The Same to Sir Stanier Porten On the same subject May 12 1786
369
The Same to Lord Sheffield Observations on Lord Sheffields publications c July 22 1786
370
The Same 6 Mr Cadell On his three last volumes Dec 16 1786
372
The Same to Lord Sheffield On the same subject the commercial treaty and Caroline de Lichfield Jan 20 1787
373
The Same to Mr Cadell Feb 24 1787
376
The Same to the Same July 21 1787
378
The Same to Lady Sheffield Dec 18 1787
379
Dr Robertson to Mr Gibbon Feb 27 1788
380
reSS
381
The Same to the Same Hastingss Trial Sheridans Speech June 1788
382
Dec 10 1788
383
The Same to Lady Porten On Sir Stanier Portens death June 27 1789
384
The Same to the Same April 27 1791
386
The Same to Mrs Gibbon French Affairs Emigrants May 18 1791
387
210 The Same to Lord Feb 23 1793
395
n
403
test
412
The Authors Introduction
438
Examination of Longinuss Treatise upon the Sublime
445
Some account of Mademoiselle Curchod afterwards Madame Necker Reflec
446
Some account of Mr Gibbons studies at Lausanne preparatory to his Italian
457
Extracts from his Journal
462
7
495
A Collection of his Remarks and detached Pieces on different subjects
559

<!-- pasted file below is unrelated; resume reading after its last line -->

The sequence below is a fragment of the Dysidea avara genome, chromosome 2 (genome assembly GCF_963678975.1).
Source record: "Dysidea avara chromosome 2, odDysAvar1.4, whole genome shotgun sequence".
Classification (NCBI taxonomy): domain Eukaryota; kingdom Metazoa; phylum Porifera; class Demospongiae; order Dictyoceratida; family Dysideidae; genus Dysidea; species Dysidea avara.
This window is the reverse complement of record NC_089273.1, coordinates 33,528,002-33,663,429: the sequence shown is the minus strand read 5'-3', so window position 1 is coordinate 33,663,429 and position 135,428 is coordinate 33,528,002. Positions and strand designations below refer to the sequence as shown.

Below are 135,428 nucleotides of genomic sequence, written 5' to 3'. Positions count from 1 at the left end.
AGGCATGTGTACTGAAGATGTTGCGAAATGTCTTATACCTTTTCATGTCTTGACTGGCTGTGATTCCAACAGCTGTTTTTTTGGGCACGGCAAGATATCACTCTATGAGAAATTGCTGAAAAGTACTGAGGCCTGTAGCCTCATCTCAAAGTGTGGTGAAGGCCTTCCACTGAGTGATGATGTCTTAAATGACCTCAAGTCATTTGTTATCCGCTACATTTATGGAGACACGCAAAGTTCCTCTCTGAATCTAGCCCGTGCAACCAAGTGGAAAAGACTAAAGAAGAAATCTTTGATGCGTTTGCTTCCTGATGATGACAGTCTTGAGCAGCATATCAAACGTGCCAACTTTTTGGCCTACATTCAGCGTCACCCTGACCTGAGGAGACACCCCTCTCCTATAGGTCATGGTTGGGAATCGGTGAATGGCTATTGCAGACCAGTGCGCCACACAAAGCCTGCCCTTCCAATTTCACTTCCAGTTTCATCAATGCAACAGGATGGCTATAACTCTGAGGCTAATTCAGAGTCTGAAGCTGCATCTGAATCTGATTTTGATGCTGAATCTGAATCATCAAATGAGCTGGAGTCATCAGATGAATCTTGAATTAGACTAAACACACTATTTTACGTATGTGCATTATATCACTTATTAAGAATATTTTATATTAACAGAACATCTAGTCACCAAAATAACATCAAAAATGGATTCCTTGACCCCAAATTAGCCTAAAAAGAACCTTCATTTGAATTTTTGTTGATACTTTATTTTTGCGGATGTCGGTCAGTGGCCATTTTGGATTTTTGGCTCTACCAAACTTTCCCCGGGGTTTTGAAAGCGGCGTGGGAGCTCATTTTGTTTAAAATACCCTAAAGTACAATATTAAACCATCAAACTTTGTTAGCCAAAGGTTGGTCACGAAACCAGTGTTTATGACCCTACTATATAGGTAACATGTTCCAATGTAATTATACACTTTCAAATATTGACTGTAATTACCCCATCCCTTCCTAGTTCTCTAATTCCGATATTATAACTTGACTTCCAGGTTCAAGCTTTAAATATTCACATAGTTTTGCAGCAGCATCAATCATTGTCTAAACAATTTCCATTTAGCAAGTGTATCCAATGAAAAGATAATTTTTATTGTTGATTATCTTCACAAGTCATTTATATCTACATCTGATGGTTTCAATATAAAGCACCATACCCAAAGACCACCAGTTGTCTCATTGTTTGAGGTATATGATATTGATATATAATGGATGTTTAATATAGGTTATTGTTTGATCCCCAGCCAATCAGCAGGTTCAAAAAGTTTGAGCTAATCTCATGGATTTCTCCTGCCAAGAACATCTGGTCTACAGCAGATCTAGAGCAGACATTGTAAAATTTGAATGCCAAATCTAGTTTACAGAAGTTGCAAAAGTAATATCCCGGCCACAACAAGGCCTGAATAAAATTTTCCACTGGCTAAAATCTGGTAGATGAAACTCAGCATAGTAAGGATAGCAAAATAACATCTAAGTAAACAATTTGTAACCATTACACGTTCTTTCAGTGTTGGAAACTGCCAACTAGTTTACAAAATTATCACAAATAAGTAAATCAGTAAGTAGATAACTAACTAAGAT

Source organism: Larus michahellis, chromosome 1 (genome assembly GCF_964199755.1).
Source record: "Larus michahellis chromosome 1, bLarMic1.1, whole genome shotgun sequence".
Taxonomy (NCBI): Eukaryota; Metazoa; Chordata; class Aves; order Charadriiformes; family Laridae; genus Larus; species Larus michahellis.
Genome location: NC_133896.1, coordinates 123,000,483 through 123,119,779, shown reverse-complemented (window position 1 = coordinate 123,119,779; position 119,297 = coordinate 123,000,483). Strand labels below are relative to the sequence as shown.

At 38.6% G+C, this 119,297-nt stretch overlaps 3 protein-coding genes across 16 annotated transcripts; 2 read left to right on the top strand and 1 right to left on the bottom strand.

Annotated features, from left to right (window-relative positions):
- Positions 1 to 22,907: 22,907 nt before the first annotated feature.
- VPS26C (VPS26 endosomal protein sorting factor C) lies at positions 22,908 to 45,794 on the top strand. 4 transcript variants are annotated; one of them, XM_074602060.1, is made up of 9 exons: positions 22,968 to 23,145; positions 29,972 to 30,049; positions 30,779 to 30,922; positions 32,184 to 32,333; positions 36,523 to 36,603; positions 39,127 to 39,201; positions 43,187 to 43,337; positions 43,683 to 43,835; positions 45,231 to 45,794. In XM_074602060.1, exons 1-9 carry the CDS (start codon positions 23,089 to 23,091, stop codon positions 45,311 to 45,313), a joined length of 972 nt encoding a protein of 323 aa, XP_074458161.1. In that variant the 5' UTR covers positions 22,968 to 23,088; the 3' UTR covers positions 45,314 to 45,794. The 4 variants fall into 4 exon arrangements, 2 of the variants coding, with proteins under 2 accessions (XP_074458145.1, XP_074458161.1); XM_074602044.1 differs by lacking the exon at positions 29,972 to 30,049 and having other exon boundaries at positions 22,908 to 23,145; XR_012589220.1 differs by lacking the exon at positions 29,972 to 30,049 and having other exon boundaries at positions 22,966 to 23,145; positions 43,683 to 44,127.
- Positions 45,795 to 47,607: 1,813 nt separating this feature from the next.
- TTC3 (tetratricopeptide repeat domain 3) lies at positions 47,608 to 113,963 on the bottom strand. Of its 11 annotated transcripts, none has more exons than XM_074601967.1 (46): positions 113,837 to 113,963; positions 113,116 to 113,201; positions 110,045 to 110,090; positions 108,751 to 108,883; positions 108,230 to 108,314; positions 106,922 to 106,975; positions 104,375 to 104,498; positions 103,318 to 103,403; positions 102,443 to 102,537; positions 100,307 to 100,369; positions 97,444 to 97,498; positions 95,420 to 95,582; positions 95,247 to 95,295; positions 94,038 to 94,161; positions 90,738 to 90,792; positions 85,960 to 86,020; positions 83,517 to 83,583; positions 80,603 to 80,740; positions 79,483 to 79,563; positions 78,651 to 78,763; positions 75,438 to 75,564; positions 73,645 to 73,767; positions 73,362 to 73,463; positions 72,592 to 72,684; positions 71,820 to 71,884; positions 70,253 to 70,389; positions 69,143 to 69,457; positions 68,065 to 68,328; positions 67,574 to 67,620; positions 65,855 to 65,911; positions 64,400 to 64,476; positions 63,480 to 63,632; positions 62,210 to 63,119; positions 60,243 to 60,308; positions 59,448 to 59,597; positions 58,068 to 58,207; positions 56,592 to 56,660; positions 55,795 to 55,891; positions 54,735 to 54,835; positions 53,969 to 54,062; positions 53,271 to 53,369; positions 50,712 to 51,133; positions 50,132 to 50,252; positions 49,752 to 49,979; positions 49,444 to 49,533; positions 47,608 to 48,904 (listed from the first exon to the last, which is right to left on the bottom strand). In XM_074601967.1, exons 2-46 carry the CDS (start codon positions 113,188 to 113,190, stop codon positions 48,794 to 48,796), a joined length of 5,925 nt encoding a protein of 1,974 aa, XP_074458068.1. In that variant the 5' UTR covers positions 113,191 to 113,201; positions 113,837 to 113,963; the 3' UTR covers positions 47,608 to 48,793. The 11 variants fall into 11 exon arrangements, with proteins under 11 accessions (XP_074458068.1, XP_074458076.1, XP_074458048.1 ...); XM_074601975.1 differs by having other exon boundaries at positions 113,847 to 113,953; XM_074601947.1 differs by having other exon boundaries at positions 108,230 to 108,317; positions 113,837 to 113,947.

9
568
11
639
17
648
19
668
Critical Observations on the Design of the Sixth Book of the AEneid
670
43
686
A Dissertation on the Subject of LHomme au Masque de Fer
693
Chapters of the History of the Decline and Fall of the Roman
713
71
734
An Address c
834

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Seite 31 - What recks it them? What need they? They are sped; And, when they list, their lean and flashy songs Grate on their scrannel pipes of wretched straw; The hungry sheep look up, and are not fed, But, swoln with wind and the rank mist they draw, Rot inwardly, and foul contagion spread : Besides what the grim wolf with privy paw Daily devours apace, and nothing said: But that two-handed engine at the door Stands ready to smite once, and smite no more.
Seite 278 - For who, to dumb forgetfulness a prey, This pleasing anxious being e'er resign'd, Left the warm precincts of the cheerful day, Nor cast one longing lingering look behind?
Seite 108 - I will not dissemble the first emotions of joy on the recovery of my freedom, and, perhaps, the establishment of my fame. But my pride was soon humbled, and a sober melancholy was spread over my mind, by the idea that I had taken an everlasting leave of an old and agreeable companion, and that whatsoever might be the future fate of my History, the life of the historian must be short and precarious.